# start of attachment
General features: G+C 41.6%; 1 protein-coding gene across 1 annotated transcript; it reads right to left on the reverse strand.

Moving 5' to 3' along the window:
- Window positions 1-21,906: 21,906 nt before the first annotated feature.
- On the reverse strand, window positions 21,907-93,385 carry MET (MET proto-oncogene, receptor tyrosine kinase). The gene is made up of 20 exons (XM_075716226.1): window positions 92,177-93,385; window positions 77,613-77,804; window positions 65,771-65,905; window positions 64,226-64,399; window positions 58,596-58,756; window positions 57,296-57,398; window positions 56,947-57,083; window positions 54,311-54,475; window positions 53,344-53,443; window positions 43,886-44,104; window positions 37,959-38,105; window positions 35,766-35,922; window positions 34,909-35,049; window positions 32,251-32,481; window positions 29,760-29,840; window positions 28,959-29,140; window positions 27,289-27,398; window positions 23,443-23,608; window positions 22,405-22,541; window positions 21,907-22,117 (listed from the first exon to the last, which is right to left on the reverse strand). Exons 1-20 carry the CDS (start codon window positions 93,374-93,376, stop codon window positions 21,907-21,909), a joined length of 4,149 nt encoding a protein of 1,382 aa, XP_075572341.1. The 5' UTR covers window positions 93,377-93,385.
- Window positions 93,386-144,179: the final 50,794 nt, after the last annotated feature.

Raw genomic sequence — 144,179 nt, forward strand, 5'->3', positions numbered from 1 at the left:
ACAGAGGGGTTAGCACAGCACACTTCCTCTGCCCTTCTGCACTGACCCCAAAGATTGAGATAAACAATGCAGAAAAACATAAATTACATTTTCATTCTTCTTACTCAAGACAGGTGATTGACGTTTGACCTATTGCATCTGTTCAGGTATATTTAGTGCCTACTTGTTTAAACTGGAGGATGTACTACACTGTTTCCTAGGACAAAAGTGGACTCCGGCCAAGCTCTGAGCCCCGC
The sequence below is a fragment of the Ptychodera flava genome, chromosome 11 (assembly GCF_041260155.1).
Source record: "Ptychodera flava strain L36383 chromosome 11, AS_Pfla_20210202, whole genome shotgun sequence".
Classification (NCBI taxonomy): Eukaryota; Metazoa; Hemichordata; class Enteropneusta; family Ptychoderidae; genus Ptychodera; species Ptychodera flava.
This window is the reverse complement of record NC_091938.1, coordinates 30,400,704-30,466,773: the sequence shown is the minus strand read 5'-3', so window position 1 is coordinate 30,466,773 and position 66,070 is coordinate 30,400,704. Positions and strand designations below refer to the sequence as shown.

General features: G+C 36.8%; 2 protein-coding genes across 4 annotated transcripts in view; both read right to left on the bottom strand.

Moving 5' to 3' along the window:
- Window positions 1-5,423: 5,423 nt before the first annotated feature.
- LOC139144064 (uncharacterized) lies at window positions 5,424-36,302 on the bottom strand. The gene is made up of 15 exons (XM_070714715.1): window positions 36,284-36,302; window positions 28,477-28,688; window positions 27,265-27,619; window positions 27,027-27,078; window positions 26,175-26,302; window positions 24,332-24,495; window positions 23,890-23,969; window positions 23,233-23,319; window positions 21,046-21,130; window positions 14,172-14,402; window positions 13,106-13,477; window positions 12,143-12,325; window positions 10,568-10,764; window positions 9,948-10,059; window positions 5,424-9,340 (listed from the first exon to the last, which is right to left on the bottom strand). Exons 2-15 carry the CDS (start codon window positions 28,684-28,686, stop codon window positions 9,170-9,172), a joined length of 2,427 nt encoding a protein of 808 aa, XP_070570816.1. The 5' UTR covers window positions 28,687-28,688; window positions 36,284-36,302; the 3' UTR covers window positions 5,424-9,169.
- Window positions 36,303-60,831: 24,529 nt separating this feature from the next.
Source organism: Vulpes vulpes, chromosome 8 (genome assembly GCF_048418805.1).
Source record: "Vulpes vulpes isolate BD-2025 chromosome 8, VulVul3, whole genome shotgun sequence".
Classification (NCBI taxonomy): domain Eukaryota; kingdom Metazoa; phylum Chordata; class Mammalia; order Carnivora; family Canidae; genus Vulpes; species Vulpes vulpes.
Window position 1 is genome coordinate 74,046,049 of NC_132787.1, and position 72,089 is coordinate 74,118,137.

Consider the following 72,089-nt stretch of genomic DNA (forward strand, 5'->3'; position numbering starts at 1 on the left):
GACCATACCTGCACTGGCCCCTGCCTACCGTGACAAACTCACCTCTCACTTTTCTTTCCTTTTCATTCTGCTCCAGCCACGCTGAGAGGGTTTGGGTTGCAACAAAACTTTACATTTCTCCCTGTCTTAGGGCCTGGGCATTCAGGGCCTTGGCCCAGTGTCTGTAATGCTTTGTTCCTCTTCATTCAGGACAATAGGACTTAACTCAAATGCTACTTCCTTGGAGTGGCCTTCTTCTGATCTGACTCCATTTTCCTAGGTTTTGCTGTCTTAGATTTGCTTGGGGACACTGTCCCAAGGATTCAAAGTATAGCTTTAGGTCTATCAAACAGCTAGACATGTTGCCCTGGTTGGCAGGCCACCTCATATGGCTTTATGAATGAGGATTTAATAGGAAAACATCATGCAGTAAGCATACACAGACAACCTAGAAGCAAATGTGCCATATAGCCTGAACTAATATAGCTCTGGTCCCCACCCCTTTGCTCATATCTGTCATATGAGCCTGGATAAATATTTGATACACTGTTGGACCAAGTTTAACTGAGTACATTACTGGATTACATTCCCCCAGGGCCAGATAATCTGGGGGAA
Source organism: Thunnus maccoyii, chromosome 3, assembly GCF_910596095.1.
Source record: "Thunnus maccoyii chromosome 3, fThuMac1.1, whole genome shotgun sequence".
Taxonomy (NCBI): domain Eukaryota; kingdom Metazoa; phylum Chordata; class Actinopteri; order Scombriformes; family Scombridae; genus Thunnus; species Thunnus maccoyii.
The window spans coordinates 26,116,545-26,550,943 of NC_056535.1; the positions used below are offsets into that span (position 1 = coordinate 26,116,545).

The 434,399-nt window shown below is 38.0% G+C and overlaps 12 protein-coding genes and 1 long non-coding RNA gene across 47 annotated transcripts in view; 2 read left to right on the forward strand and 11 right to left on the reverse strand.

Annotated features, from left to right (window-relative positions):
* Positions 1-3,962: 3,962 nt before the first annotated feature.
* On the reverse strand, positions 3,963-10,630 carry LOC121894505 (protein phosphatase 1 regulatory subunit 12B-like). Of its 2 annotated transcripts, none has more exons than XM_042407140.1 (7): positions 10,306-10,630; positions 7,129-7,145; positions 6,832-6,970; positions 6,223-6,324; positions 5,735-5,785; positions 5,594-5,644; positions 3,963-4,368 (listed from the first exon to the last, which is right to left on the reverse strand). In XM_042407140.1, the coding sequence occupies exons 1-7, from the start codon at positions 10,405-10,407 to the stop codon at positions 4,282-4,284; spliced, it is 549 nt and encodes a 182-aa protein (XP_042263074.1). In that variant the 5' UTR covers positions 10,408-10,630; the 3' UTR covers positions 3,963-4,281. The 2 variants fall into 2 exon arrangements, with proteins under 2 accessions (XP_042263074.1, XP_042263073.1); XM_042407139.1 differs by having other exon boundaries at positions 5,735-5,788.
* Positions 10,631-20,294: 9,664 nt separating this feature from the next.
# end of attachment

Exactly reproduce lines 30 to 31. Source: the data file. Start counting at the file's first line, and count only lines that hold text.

* On the reverse strand, positions 3,963-10,630 carry LOC121894505 (protein phosphatase 1 regulatory subunit 12B-like). Of its 2 annotated transcripts, none has more exons than XM_042407140.1 (7): positions 10,306-10,630; positions 7,129-7,145; positions 6,832-6,970; positions 6,223-6,324; positions 5,735-5,785; positions 5,594-5,644; positions 3,963-4,368 (listed from the first exon to the last, which is right to left on the reverse strand). In XM_042407140.1, the coding sequence occupies exons 1-7, from the start codon at positions 10,405-10,407 to the stop codon at positions 4,282-4,284; spliced, it is 549 nt and encodes a 182-aa protein (XP_042263074.1). In that variant the 5' UTR covers positions 10,408-10,630; the 3' UTR covers positions 3,963-4,281. The 2 variants fall into 2 exon arrangements, with proteins under 2 accessions (XP_042263074.1, XP_042263073.1); XM_042407139.1 differs by having other exon boundaries at positions 5,735-5,788.
* Positions 10,631-20,294: 9,664 nt separating this feature from the next.